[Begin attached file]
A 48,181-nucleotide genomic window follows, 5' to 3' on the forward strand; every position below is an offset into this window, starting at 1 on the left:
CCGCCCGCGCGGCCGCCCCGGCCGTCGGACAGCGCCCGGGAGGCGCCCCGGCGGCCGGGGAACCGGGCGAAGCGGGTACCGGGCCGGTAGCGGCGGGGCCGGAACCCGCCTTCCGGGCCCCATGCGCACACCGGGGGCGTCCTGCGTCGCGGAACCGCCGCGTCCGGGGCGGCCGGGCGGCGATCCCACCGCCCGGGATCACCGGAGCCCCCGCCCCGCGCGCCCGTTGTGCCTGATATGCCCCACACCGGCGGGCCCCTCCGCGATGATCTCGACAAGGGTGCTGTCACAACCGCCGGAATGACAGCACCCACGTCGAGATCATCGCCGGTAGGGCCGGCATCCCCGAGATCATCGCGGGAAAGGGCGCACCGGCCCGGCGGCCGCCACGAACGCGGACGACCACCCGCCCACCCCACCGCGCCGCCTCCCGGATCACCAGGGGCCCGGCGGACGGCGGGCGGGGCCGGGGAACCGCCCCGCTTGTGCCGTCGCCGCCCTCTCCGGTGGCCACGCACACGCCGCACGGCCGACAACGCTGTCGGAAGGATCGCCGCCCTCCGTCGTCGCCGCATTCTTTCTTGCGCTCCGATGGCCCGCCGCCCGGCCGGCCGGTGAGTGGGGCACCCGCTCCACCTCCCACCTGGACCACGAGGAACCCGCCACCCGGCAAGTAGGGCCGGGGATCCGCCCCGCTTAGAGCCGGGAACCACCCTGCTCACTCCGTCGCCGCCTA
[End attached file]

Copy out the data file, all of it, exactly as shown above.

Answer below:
A 48,181-nucleotide genomic window follows, 5' to 3' on the forward strand; every position below is an offset into this window, starting at 1 on the left:
CCGCCCGCGCGGCCGCCCCGGCCGTCGGACAGCGCCCGGGAGGCGCCCCGGCGGCCGGGGAACCGGGCGAAGCGGGTACCGGGCCGGTAGCGGCGGGGCCGGAACCCGCCTTCCGGGCCCCATGCGCACACCGGGGGCGTCCTGCGTCGCGGAACCGCCGCGTCCGGGGCGGCCGGGCGGCGATCCCACCGCCCGGGATCACCGGAGCCCCCGCCCCGCGCGCCCGTTGTGCCTGATATGCCCCACACCGGCGGGCCCCTCCGCGATGATCTCGACAAGGGTGCTGTCACAACCGCCGGAATGACAGCACCCACGTCGAGATCATCGCCGGTAGGGCCGGCATCCCCGAGATCATCGCGGGAAAGGGCGCACCGGCCCGGCGGCCGCCACGAACGCGGACGACCACCCGCCCACCCCACCGCGCCGCCTCCCGGATCACCAGGGGCCCGGCGGACGGCGGGCGGGGCCGGGGAACCGCCCCGCTTGTGCCGTCGCCGCCCTCTCCGGTGGCCACGCACACGCCGCACGGCCGACAACGCTGTCGGAAGGATCGCCGCCCTCCGTCGTCGCCGCATTCTTTCTTGCGCTCCGATGGCCCGCCGCCCGGCCGGCCGGTGAGTGGGGCACCCGCTCCACCTCCCACCTGGACCACGAGGAACCCGCCACCCGGCAAGTAGGGCCGGGGATCCGCCCCGCTTAGAGCCGGGAACCACCCTGCTCACTCCGTCGCCGCCTA